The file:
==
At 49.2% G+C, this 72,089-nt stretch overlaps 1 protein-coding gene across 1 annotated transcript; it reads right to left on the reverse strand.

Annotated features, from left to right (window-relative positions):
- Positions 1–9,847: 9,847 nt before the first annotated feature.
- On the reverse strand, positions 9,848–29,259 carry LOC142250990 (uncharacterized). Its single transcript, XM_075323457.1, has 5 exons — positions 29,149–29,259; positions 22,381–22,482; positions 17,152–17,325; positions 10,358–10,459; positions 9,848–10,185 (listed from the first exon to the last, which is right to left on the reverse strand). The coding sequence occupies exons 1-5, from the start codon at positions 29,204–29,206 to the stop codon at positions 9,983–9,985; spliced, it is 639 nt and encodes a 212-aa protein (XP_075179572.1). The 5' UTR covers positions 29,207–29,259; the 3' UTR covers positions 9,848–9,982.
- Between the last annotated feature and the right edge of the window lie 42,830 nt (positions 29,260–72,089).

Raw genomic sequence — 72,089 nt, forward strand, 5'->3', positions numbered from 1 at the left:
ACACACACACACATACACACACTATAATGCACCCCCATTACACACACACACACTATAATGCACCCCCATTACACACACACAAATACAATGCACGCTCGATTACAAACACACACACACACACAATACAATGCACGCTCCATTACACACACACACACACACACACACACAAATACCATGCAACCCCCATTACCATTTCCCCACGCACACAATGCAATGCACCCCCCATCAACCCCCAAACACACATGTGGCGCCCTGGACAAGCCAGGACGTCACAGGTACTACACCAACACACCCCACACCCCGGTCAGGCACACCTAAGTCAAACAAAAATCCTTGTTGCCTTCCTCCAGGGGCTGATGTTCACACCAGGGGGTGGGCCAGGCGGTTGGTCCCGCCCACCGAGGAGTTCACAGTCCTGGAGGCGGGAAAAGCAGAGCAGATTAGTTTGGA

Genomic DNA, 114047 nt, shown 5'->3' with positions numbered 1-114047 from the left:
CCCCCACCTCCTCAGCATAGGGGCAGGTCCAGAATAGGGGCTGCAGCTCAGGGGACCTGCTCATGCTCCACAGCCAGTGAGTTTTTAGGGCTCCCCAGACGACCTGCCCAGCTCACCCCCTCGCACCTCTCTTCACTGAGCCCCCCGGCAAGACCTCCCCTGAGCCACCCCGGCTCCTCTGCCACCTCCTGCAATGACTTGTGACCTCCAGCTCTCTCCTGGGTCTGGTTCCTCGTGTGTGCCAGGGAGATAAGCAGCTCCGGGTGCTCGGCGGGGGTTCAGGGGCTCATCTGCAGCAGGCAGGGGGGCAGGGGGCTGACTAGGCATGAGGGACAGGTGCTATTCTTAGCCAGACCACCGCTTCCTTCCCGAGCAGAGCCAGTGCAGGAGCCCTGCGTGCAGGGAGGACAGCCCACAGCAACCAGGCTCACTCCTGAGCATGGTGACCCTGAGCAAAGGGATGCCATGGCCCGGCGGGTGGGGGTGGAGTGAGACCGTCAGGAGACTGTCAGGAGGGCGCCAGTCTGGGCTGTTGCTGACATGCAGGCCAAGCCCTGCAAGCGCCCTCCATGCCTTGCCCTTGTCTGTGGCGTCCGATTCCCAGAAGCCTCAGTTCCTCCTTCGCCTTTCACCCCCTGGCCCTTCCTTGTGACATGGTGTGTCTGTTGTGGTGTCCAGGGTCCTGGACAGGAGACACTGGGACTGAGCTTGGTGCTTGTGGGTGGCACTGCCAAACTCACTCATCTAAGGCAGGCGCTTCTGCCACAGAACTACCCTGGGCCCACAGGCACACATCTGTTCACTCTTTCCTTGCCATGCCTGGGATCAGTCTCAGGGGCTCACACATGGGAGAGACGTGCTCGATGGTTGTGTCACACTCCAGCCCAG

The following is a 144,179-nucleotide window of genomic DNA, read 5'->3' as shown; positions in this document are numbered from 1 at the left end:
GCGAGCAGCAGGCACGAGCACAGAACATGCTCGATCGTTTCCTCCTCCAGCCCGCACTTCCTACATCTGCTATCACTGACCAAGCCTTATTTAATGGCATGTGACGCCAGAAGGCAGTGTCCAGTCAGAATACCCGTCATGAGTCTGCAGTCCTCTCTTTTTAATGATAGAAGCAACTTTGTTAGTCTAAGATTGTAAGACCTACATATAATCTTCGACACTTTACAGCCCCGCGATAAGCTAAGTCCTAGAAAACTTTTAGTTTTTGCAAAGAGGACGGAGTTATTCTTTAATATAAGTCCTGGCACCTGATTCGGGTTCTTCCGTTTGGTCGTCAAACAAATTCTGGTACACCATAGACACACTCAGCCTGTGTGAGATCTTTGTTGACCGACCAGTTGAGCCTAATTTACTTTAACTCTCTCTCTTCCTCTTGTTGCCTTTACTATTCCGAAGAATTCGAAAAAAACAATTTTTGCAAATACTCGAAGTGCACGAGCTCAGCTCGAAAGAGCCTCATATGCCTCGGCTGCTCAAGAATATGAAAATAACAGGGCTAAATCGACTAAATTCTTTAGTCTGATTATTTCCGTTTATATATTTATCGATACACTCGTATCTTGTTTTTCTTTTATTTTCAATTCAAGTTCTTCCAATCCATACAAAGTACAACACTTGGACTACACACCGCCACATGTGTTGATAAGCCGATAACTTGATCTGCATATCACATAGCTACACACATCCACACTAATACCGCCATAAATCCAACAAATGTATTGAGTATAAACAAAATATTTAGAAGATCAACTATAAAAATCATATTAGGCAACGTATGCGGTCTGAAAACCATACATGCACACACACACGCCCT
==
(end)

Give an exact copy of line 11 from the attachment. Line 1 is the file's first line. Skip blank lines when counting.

GCGAGCAGCAGGCACGAGCACAGAACATGCTCGATCGTTTCCTCCTCCAGCCCGCACTTCCTACATCTGCTATCACTGACCAAGCCTTATTTAATGGCATGTGACGCCAGAAGGCAGTGTCCAGTCAGAATACCCGTCATGAGTCTGCAGTCCTCTCTTTTTAATGATAGAAGCAACTTTGTTAGTCTAAGATTGTAAGACCTACATATAATCTTCGACACTTTACAGCCCCGCGATAAGCTAAGTCCTAGAAAACTTTTAGTTTTTGCAAAGAGGACGGAGTTATTCTTTAATATAAGTCCTGGCACCTGATTCGGGTTCTTCCGTTTGGTCGTCAAACAAATTCTGGTACACCATAGACACACTCAGCCTGTGTGAGATCTTTGTTGACCGACCAGTTGAGCCTAATTTACTTTAACTCTCTCTCTTCCTCTTGTTGCCTTTACTATTCCGAAGAATTCGAAAAAAACAATTTTTGCAAATACTCGAAGTGCACGAGCTCAGCTCGAAAGAGCCTCATATGCCTCGGCTGCTCAAGAATATGAAAATAACAGGGCTAAATCGACTAAATTCTTTAGTCTGATTATTTCCGTTTATATATTTATCGATACACTCGTATCTTGTTTTTCTTTTATTTTCAATTCAAGTTCTTCCAATCCATACAAAGTACAACACTTGGACTACACACCGCCACATGTGTTGATAAGCCGATAACTTGATCTGCATATCACATAGCTACACACATCCACACTAATACCGCCATAAATCCAACAAATGTATTGAGTATAAACAAAATATTTAGAAGATCAACTATAAAAATCATATTAGGCAACGTATGCGGTCTGAAAACCATACATGCACACACACACGCCCT